Raskolnikov becomes flustered and, hearing the door open, pulls it outward, and the old woman along with it. He scares her and she does not initially recognize him. He introduces himself again and says he has brought along the new pledge he promised. He presents the “cigarette case,” which she accepts and moves inside to unwrap. Raskolnikov recognizes his chance has come.
Raskolnikov, despite his preparations, becomes nervous as the door swings open, and he uses force to enter the apartment. The “fog” that can cloud the judgment of those committing crimes appears to descend on him as well.
He hits her, almost “mechanically,” with the blunt end of the axe, and she cries only slightly. He hits her again and again until she is dead. He feels “in possession of his reason,” and reaches carefully into her pocket to remove her keys, which he uses to try to open the chest of drawers in the woman’s bedroom. But the keys frustrate him, and he returns to the woman’s body, from which he removes a purse tied around her neck. He stuffs the purse into his pocket without looking at it.
The crime itself. Raskolnikov hits the old woman repeatedly and brutally with the blunt end of the axe—she is dead within seconds. From there, the crime becomes less and less “reasoned,” less planned—he grows confused. Even the nature of the blows themselves—struck with the blunt end of the axe—indicate that Raskolnikov has proceeded with haste.
After fumbling more with the drawers, he looks under the woman’s bed and finds a trunk. In the trunk are old clothes, and Raskolnikov begins wiping his hands on the red silk, because red will hide the color of blood. Valuables fall out of the clothes and Raskolnikov stuffs them indiscriminately into his pockets. He hears the sound of footsteps in the other room and stops, terrified.
It turns out the chest of drawers cannot be opened. Luckily for Raskolnikov there are some items hidden in clothing in the trunk under the old woman’s bed—but he does not take the time to examine these objects. Instead he stuffs them into his coat. He is not really in this for the money.
Lizaveta has arrived and seen her slain sister. Raskolnikov enters and Lizaveta feebly places her left hand in the air, as if to ward him off. Without hesitation Raskolnikov hits Lizaveta in the head with the blunt end of the axe and splits her skull, killing her. He finds a bucket of water and washes all the blood from the axe, slipping it back into his coat. He inspects his clothes for blood and realizes he must escape.
The second murder. Lizaveta has been presented, from the start, as an innocent, shy, and good-natured character—she is terrified of her sister, whom she obeys completely, and her business dealings are considered more than fair. Raskolnikov will have a difficult time justifying his murder of Lizaveta, who is merely an innocent bystander.
He looks up and realizes, to his horror, that the door was wide open the whole time. He then hears footsteps mounting the stairs. He manages to shut and lock the door in time, he on the inside, two men on the outside. One large man, named Koch, rings the bell several times and yells rudely for the old woman and Lizaveta. A young man also arrives, having hoped to pawn something with the woman. They discuss what to do, wondering if the woman has gone out, and the young man realizes the door’s hook is rattling, meaning it is locked from inside and someone is home.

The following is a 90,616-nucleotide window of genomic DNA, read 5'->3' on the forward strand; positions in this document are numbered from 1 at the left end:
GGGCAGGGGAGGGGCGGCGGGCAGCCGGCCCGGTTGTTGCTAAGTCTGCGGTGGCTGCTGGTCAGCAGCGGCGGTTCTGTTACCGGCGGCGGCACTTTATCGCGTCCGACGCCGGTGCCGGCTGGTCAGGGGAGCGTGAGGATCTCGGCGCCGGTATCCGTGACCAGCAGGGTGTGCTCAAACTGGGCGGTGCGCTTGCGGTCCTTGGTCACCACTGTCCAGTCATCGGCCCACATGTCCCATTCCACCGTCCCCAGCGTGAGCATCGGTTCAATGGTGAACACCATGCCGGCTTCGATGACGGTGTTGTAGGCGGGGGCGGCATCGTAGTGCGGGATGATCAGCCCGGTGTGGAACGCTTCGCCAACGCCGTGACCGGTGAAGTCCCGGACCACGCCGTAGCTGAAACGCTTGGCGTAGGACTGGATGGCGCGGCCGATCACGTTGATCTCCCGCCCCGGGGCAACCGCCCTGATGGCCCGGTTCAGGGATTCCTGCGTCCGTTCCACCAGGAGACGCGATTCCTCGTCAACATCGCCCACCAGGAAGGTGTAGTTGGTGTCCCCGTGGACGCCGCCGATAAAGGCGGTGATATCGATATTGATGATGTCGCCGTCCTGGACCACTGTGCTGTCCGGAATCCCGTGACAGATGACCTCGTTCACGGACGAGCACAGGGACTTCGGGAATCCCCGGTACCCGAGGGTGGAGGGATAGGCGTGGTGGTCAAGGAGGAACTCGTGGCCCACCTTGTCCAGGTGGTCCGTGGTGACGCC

Now Raskolnikov is on the other side of the door, and two men wish to do business with the old woman. Because it is rare for the woman to leave her apartment, they suspect that something might be wrong, and when they see that the door is locked from the inside, they wonder who might be hiding in the apartment, if the not the old woman herself.
The young man, who is studying to be a public investigator, tells Koch to stay upstairs, since he suspects foul play, while he runs to get the caretaker. Raskolnikov stands behind the door holding his axe, but Koch becomes impatient with the young man and follows him. Raskolnikov takes this opportunity to open the door and slip outside.
More good luck for Raskolnikov. If Koch had stayed by the door, as the young man asked him to do, Raskolnikov would not have been able to leave, and would likely have been caught red-handed.
As he is going downstairs, the two painters on the second floor coincidentally get into an argument and run out, leaving the apartment they are painting empty. Raskolnikov ducks inside and hides behind a wall while Koch and the young man mount the stairs to the old woman’s apartment. He then exits the building, debating what to do and how to elude the two men, who at that moment are discovering the corpses. He returns, nearly unconsciously, to his house, places the axe back in the caretaker’s empty room, and lies down in his closet, with only “bits and scraps of various thoughts” in his head.
The final stroke of luck. The painters’ argument surprises Raskolnikov—its timing coincides exactly with the murders—and he ducks into their apartment to avoid Koch and the young man mounting the stairs. If the two painters had argued two minutes earlier or later, Raskolnikov would have had no place to hide while descending the stairs, and Koch and the young man would have caught him.